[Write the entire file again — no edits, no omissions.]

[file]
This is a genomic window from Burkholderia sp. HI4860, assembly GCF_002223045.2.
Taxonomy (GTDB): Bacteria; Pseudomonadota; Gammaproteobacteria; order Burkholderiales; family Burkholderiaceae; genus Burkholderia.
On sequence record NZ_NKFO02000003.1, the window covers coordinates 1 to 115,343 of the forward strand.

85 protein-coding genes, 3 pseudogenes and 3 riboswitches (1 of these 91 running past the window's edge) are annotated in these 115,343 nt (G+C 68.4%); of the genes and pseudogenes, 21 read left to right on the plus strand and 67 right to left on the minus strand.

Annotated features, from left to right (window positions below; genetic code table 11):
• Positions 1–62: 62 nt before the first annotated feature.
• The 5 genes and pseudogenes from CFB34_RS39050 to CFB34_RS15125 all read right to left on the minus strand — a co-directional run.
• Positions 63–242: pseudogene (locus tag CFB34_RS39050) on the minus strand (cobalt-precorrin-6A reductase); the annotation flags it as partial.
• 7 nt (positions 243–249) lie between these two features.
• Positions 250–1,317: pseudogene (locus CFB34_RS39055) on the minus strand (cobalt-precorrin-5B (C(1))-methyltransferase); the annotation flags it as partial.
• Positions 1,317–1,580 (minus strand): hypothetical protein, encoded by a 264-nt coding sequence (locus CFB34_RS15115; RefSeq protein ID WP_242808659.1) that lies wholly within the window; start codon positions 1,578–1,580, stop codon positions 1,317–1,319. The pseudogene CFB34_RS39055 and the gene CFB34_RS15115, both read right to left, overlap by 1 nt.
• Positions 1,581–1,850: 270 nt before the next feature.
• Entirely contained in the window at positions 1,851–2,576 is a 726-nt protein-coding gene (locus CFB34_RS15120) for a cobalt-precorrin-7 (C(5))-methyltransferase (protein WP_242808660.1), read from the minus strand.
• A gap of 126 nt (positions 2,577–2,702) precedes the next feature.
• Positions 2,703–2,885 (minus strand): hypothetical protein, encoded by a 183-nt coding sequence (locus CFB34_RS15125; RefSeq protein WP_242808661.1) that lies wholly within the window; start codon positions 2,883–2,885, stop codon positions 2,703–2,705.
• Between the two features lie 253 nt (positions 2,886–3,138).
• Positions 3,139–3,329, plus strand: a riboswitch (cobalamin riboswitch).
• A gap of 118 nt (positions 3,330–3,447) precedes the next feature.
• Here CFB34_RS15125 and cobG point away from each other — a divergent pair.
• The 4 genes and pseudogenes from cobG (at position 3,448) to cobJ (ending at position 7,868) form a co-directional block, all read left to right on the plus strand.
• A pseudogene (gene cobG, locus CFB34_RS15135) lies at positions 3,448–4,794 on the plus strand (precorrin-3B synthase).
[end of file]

This is a genomic window from Burkholderia sp. HI4860, assembly GCF_002223045.2.
Taxonomy (GTDB): Bacteria; Pseudomonadota; Gammaproteobacteria; order Burkholderiales; family Burkholderiaceae; genus Burkholderia.
On sequence record NZ_NKFO02000003.1, the window covers coordinates 1 to 115,343 of the forward strand.

85 protein-coding genes, 3 pseudogenes and 3 riboswitches (1 of these 91 running past the window's edge) are annotated in these 115,343 nt (G+C 68.4%); of the genes and pseudogenes, 21 read left to right on the plus strand and 67 right to left on the minus strand.

Annotated features, from left to right (window positions below; genetic code table 11):
• Positions 1–62: 62 nt before the first annotated feature.
• The 5 genes and pseudogenes from CFB34_RS39050 to CFB34_RS15125 all read right to left on the minus strand — a co-directional run.
• Positions 63–242: pseudogene (locus tag CFB34_RS39050) on the minus strand (cobalt-precorrin-6A reductase); the annotation flags it as partial.
• 7 nt (positions 243–249) lie between these two features.
• Positions 250–1,317: pseudogene (locus CFB34_RS39055) on the minus strand (cobalt-precorrin-5B (C(1))-methyltransferase); the annotation flags it as partial.
• Positions 1,317–1,580 (minus strand): hypothetical protein, encoded by a 264-nt coding sequence (locus CFB34_RS15115; RefSeq protein ID WP_242808659.1) that lies wholly within the window; start codon positions 1,578–1,580, stop codon positions 1,317–1,319. The pseudogene CFB34_RS39055 and the gene CFB34_RS15115, both read right to left, overlap by 1 nt.
• Positions 1,581–1,850: 270 nt before the next feature.
• Entirely contained in the window at positions 1,851–2,576 is a 726-nt protein-coding gene (locus CFB34_RS15120) for a cobalt-precorrin-7 (C(5))-methyltransferase (protein WP_242808660.1), read from the minus strand.
• A gap of 126 nt (positions 2,577–2,702) precedes the next feature.
• Positions 2,703–2,885 (minus strand): hypothetical protein, encoded by a 183-nt coding sequence (locus CFB34_RS15125; RefSeq protein WP_242808661.1) that lies wholly within the window; start codon positions 2,883–2,885, stop codon positions 2,703–2,705.
• Between the two features lie 253 nt (positions 2,886–3,138).
• Positions 3,139–3,329, plus strand: a riboswitch (cobalamin riboswitch).
• A gap of 118 nt (positions 3,330–3,447) precedes the next feature.
• Here CFB34_RS15125 and cobG point away from each other — a divergent pair.
• The 4 genes and pseudogenes from cobG (at position 3,448) to cobJ (ending at position 7,868) form a co-directional block, all read left to right on the plus strand.
• A pseudogene (gene cobG, locus CFB34_RS15135) lies at positions 3,448–4,794 on the plus strand (precorrin-3B synthase).